Posthaste: Which party will be better for Canada’s economy? There’s one with a (marginally) better plan
The polls are truly capturing our mass disappointment with our available choices. CBC’s latest poll of polls shows Canadians are equally mistrusting of the two leading parties (Liberals at 32 per cent, Conservatives at 31.6 per cent), are somewhat concerned about income inequality (NDP at 18.4 per cent) and the environment (Greens at 7.5 per cent). Voters also have a soft spot for regionalism (Bloc at 7 per cent) and are nursing a bout of nativism (PPC at 2.5 per cent).
Given Canadian indecision, we will likely have a minority government, but CIBC chief economist Avery Shenfeld believes neither major political party, if elected, will rock the boat — especially in comparison to countries like the United States and the United Kingdom where the main political parties are poles apart on key issues.
“In like some of those chaotic situations seen abroad, to put a twist on Lincoln, a Canadian House divided against itself can indeed stand. “The upshot for investors is that with less drama in a minority outcome than elsewhere, don’t expect a huge market reaction when the results are announced.”
Still, there might be some differences among the two parties. Oxford Economics says a Conservative government would have a limited impact on the overall economy as lower income taxes would be offset by reduced government outlays.
“We would expect no change to our baseline growth forecast of 1.1 per cent in 2020 and 1.4 per cent in 2021,” according to Tony Stillo, a director with Oxford.
The Liberal plan, on the other hand, would likely boost growth by 0.1 percentage point in 2020 and 0.2 percentage points in 2021 via deficit-financed tax cuts and transfers to households. “This would boost our call for GDP growth to 1.2 per cent in 2020 and 1.6 per cent in 2021 although the Bank of Canada might be tempted to maintain tighter monetary policy,” Stillo said.
Keep an eye out on the loonie, too. The Canadian currency now stands as the strongest major currency in the world in 2019, rising 3.8 per cent year-to-date against the U.S. dollar, with its NAFTA partner Mexican peso next in line up 2.7 per cent this year.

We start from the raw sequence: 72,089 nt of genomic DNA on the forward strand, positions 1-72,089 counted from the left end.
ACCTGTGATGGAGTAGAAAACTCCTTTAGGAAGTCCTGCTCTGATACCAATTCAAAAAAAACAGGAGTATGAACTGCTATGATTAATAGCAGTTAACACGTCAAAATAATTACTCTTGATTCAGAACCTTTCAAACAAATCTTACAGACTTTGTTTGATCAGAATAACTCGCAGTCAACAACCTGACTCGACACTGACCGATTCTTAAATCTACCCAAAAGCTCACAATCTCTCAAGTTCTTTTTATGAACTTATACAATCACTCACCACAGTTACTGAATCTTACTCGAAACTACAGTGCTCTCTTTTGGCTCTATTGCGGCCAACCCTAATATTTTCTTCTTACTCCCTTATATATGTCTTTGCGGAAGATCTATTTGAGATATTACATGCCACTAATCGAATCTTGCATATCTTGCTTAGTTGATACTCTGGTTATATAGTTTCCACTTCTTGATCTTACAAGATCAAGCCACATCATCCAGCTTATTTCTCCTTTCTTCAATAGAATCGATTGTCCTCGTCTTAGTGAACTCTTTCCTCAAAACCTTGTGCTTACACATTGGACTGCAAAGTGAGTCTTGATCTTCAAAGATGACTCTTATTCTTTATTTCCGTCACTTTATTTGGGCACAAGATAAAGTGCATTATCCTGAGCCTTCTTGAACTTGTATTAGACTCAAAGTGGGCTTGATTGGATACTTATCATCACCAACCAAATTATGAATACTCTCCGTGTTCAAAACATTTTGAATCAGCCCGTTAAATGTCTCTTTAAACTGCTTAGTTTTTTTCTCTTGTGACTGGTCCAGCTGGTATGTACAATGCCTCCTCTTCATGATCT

BMO Capital Markets notes loonie’s strength is surprising, giving the rising uncertainty ahead of the elections taking place today, with most polls pointing to some kind of of a two-way or even three-way coalition.
“While Canada does have plenty of experience with minority governments (including three different versions from 2004 through 2011), a three-party dynamic is new,” said Douglas Porter, BMO’s chief economist. “As well, while there isn’t a huge gap in the overall proposed thrust of fiscal policy, details differ widely, especially when considering some of the proposals of other parties—with potentially big implications for the energy sector at the very least. Suffice it to say, the preternatural calm of the Canadian dollar during the campaign is a surprise.” Here’s what you need to know this morning:
Canada’s 43rd federal election
Corporate Earnings: West Fraser Timber Co Ltd, Bear Creek Mining Corp and Thunderbird Entertainment Group, Amazon.com and Microsoft Inc.
Who was a better steward of the Canadian economy? Stephen Harper adroitly handled the Canadian economy from the world’s worst financial crisis since the Great Depression, while Justin Trudeau has presided at a time when the United States was taken over by one of the most unpredictable and disruptive administrations.
While Trudeau hasn’t been able to beat Harper’s 3.2 per cent GDP growth of 2010, unemployment has fallen dramatically during the Liberals reign. Gross national income per capita surged under Harper but has fallen under Trudeau due to rising population growth.
So, which PM faced greater economic headwinds?
“This is difficult to compare,” says Pedro Antunes, chief economist at Conference Board of Canada. “During the Trudeau years, the U.S. administration’s push to dismantle NAFTA and the recent trade pressures from China have certainly been a challenge for exporters and private investment. Moreover, the economy was challenged by the steep decline in oil prices in 2015.”
Would the Conservative have handled the Canadian economy better in the past four years, given the external forces impacting the economy?
“I would agree that governments can only do so much,” Antunes told the Financial Post in an email. “Trudeau did raise benefits to households and government spending has expanded. This stimulated domestic demand but export growth has been muted. Still, employment growth is doing well, the unemployment rate has dropped to record lows and service sectors are posting solid gains.”
Both Harper and Trudeau failed to focus on tax reform during their terms, which is an important issue for Canada as we’re no longer competitive in comparison to the U.S. “and this has been problematic for private investment,” Antunes concludes.